6. 4 out of 5

    Zach

    Interesting argument that Spanish-American was based off of gendered notions of manhood. Great use of political cartoons from the era.

  7. 4 out of 5

    Tom Darrow

    I read this book for a class on US Empire studies and I both enjoyed it and learned a bit from it. It also wasn't that tedious of a read, like some other works in this genre are. Pros - -She views these two wars through the perspective of gender, which, at the point of its publication, was largely ignored. She effectively uses concepts of manhood, honor and jingoism to create the glue which sticks other more extensively researched topics, like race, economics and politics, together. -The book is v I read this book for a class on US Empire studies and I both enjoyed it and learned a bit from it. It also wasn't that tedious of a read, like some other works in this genre are. Pros - -She views these two wars through the perspective of gender, which, at the point of its publication, was largely ignored. She effectively uses concepts of manhood, honor and jingoism to create the glue which sticks other more extensively researched topics, like race, economics and politics, together. -The book is very well researched and noted. Over 60 pages of citations, with a solid mix of primary and secondary. Cons - - She largely ignores political and economic arguments (which she admits in several places), so if you're looking for a well rounded history of the Span-Am War, this isn't it.

  8. 5 out of 5

    Matthew Rohn

    This book was good but clearly far more innovative when it came out in the late 90s. It gets a bit repetitive if you aren't interested in the particulars of the Spanish-American War and US occupation of the Philippines but does what it does well This book was good but clearly far more innovative when it came out in the late 90s. It gets a bit repetitive if you aren't interested in the particulars of the Spanish-American War and US occupation of the Philippines but does what it does well

  9. 4 out of 5

    Marie

    Had to stop at the 50% mark. Started off really great–fresh writing and original concept. But the halt starts at about the 30% mark and never quite picks up again.

  10. 4 out of 5

    Bruce

    A thought provoking look at the reasons for getting involved in 'police actions' overseas (even if it is only 90 miles from our shores.) The basic premise is the idea of a person's place based on sex was integral to the debate on going to war with Spain and continuing the war in the Philippines by changing the opponent. One must keep in mind the background that women were arguing for suffrage at the time and men did not want them involved in the sordid world of politics, i.e. there place was in A thought provoking look at the reasons for getting involved in 'police actions' overseas (even if it is only 90 miles from our shores.) The basic premise is the idea of a person's place based on sex was integral to the debate on going to war with Spain and continuing the war in the Philippines by changing the opponent. One must keep in mind the background that women were arguing for suffrage at the time and men did not want them involved in the sordid world of politics, i.e. there place was in the domestic sphere. Each side in the debate over war used gender descriptions to portray the other as unmanly and therefore undeserving of leading the country. War was thought to be a right of passage into manhood. One had to be tough and forceful to protect one's honor and to protect that of women. However, as the Philippine war dragged on things changed and stories came back of the maltreatment of Filipinas by Americans attitudes began to change.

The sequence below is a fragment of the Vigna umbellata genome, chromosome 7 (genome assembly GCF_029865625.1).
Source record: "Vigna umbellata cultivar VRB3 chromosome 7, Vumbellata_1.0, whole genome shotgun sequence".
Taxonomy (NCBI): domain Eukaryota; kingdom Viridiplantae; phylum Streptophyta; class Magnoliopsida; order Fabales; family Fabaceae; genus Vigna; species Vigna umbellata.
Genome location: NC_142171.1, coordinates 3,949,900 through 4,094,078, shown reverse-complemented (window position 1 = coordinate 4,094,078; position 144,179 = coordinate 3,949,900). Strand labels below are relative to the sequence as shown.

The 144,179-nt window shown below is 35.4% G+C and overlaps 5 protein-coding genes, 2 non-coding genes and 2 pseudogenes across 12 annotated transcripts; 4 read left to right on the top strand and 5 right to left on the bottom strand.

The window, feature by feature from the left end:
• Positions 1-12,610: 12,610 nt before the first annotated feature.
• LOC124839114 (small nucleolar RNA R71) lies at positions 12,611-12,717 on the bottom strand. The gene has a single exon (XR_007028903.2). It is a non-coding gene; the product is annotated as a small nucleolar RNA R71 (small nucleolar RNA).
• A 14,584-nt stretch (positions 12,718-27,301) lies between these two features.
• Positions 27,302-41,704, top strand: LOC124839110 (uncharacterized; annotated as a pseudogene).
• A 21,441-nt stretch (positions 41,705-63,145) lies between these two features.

11. 5 out of 5

    Jessica DeWitt

    Hoganson explores many of the same topics that Gail Bederman does in Manliness and Civilization: A Cultural History of Gender and Race in the United States, 1880-1917, but not as well. Bedermann presents a much more interesting and solid analysis. However, Hoganson's study was still fairly enjoyable. Hoganson explores many of the same topics that Gail Bederman does in Manliness and Civilization: A Cultural History of Gender and Race in the United States, 1880-1917, but not as well. Bedermann presents a much more interesting and solid analysis. However, Hoganson's study was still fairly enjoyable.

  12. 4 out of 5

    Ty Hendricks